John K. Crane, MD, PhD, Keely Boyle, MD, and Swati Bhargava, MD.

Keely Boyle, MD, center, is principal investigator on a study that received an Orthopaedic Research and Education Foundation grant. Among the co-investigators are John K. Crane, MD, PhD, left, and Swati Bhargava, MD.

Orthopaedic Surgery Resident Awarded Research Grant

Published February 14, 2019

story by dirk hoffman

A trainee in the orthopaedic residency program is principal investigator on a study that has received a 2019 Resident Research Grant from the Orthopaedic Research and Education Foundation.


Using Blue Light Therapy on Shoulder Infections

Keely Boyle, MD, a fifth-year trainee and chief resident, is leading the study titled “Blue Light Reduces Propionibacterium acnes (Cutibacterium acnes) Bacterial Burden in Clinically Relevant Shoulder Isolates.”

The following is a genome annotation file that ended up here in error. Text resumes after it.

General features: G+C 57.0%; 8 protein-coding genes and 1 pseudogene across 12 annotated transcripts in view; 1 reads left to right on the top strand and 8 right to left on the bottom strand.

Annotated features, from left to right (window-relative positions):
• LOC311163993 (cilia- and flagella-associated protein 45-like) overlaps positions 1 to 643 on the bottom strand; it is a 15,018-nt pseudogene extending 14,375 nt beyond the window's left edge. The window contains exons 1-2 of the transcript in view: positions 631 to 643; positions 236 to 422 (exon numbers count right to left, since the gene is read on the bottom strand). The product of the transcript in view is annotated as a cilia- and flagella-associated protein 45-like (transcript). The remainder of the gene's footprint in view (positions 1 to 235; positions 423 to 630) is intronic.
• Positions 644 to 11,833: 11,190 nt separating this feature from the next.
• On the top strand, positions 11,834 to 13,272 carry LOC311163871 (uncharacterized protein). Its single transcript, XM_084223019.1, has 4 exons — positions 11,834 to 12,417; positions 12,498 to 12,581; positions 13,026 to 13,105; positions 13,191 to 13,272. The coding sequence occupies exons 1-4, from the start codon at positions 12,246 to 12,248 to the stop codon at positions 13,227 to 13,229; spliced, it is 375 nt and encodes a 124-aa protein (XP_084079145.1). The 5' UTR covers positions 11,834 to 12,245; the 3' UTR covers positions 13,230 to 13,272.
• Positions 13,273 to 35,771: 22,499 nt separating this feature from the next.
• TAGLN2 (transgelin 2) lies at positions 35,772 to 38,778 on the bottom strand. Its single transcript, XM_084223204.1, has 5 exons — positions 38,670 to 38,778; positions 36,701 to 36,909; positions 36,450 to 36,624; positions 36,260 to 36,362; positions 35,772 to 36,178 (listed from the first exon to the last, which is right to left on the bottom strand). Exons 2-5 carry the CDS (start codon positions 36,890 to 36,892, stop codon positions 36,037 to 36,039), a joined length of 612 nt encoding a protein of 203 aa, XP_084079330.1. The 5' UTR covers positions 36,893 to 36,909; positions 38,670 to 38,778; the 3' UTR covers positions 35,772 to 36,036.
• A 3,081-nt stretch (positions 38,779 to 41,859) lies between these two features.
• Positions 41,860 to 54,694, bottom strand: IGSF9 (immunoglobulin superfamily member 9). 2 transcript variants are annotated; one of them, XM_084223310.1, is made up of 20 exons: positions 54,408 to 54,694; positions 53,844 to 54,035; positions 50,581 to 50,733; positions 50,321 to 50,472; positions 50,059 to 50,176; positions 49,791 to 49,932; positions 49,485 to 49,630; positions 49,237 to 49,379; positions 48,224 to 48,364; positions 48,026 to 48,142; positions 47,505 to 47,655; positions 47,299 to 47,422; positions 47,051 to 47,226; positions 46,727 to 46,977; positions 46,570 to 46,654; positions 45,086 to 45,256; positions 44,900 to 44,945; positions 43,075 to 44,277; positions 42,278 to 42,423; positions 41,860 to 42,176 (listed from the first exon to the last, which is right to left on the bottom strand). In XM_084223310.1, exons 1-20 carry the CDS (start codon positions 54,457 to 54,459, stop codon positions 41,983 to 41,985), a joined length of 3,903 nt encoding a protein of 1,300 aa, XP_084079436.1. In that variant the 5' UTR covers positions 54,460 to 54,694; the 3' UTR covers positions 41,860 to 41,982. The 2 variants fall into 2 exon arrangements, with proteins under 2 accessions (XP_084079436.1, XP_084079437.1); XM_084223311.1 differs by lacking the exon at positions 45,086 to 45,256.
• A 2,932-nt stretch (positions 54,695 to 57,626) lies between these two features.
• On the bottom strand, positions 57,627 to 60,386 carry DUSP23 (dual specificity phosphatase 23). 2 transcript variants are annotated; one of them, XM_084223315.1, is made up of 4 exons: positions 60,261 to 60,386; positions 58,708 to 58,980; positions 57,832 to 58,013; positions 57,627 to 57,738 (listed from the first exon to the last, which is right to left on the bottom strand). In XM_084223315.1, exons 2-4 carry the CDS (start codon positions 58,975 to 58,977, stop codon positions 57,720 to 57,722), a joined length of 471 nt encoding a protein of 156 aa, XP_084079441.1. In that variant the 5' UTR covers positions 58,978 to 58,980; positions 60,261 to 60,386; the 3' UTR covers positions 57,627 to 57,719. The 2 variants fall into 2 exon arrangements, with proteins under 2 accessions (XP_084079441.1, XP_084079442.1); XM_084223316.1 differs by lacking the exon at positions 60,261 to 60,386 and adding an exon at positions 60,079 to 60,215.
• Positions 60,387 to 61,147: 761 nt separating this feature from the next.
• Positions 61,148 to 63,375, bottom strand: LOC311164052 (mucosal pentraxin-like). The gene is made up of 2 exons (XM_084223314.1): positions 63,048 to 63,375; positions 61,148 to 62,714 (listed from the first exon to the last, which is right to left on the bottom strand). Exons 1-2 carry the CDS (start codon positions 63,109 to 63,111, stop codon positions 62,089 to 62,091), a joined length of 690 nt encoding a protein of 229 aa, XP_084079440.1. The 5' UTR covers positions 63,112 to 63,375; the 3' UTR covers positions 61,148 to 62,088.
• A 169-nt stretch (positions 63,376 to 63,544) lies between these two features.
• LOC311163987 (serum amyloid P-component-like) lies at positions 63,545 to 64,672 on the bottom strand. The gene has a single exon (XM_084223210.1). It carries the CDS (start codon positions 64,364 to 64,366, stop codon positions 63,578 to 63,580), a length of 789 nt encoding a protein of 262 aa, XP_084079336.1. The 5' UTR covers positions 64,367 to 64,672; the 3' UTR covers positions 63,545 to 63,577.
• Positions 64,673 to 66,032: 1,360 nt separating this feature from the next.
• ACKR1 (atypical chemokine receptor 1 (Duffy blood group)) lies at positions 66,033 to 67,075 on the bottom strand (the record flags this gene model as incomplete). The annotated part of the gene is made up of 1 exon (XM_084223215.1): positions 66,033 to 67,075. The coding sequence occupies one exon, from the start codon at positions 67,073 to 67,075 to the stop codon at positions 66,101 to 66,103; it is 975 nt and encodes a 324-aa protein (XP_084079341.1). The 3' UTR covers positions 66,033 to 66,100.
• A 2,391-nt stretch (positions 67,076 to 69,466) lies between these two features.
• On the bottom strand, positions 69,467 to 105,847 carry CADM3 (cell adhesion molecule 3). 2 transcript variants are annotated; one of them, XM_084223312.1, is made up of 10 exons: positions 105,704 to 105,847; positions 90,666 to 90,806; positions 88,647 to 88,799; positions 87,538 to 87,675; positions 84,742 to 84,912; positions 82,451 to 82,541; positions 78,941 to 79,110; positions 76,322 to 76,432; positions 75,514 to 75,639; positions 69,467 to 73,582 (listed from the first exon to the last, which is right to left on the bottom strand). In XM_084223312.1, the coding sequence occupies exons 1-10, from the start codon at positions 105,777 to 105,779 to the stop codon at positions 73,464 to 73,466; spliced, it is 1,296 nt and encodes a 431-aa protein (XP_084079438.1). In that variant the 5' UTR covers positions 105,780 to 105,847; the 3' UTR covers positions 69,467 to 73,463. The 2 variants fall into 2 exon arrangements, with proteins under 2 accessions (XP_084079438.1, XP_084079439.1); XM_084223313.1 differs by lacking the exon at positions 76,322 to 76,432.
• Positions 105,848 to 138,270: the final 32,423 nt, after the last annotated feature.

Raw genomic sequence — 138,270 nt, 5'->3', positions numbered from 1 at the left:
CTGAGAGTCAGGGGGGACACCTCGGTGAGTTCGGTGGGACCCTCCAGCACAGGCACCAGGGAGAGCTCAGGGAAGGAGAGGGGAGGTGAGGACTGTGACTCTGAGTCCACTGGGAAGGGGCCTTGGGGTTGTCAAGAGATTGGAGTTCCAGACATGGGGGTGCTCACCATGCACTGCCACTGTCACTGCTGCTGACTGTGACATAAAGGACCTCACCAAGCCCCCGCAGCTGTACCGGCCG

The study’s objective is to determine the effect of the blue light therapy, with and without photosensitizers, on clinically relevant orthopedic shoulder isolates of C. acnes.

The research team’s hypothesis is that blue light therapy will significantly decrease the bacterial burden of C. acnes strains isolated from relevant orthopaedic shoulder infections in an in vitro model.

Medical Student, Fellow and Faculty Involved

Specific aims of the one–year study are to:

  • determine the optimal time duration of direct blue light exposure to C. acnes to achieve no detectable growth of the bacterium
  • determine the optimal distance of blue light exposure from the C. acnes strains to achieve no detectable growth of the bacterium over varying durations
  • determine the effect of photosensitizers in combination with blue light on C. acnes growth
  • identify photosensitizers that are effective in combination with blue light and nontoxic to host cells to produce no growth of C. acnes

Co-investigators from the Jacobs School of Medicine and Biomedical Sciences are: